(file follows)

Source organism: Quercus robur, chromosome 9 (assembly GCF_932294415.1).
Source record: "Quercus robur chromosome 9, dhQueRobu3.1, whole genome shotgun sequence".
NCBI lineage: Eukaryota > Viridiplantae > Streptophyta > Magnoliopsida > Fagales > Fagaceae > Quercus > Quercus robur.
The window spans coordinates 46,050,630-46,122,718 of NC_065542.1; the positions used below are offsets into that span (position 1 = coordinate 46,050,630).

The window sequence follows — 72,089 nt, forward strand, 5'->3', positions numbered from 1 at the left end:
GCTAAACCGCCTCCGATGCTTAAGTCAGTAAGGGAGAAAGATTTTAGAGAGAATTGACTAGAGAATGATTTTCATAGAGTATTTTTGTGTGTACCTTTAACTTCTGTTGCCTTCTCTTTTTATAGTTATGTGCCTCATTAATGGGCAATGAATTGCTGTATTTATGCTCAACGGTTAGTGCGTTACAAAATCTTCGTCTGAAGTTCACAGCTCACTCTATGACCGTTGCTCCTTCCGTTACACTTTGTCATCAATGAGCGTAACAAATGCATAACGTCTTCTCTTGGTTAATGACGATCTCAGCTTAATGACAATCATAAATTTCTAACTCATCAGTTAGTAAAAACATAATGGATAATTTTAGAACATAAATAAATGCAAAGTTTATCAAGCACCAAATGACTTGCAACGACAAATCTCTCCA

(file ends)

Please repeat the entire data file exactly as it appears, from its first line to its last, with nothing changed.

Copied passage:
Source organism: Quercus robur, chromosome 9 (assembly GCF_932294415.1).
Source record: "Quercus robur chromosome 9, dhQueRobu3.1, whole genome shotgun sequence".
NCBI lineage: Eukaryota > Viridiplantae > Streptophyta > Magnoliopsida > Fagales > Fagaceae > Quercus > Quercus robur.
The window spans coordinates 46,050,630-46,122,718 of NC_065542.1; the positions used below are offsets into that span (position 1 = coordinate 46,050,630).

The window sequence follows — 72,089 nt, forward strand, 5'->3', positions numbered from 1 at the left end:
GCTAAACCGCCTCCGATGCTTAAGTCAGTAAGGGAGAAAGATTTTAGAGAGAATTGACTAGAGAATGATTTTCATAGAGTATTTTTGTGTGTACCTTTAACTTCTGTTGCCTTCTCTTTTTATAGTTATGTGCCTCATTAATGGGCAATGAATTGCTGTATTTATGCTCAACGGTTAGTGCGTTACAAAATCTTCGTCTGAAGTTCACAGCTCACTCTATGACCGTTGCTCCTTCCGTTACACTTTGTCATCAATGAGCGTAACAAATGCATAACGTCTTCTCTTGGTTAATGACGATCTCAGCTTAATGACAATCATAAATTTCTAACTCATCAGTTAGTAAAAACATAATGGATAATTTTAGAACATAAATAAATGCAAAGTTTATCAAGCACCAAATGACTTGCAACGACAAATCTCTCCA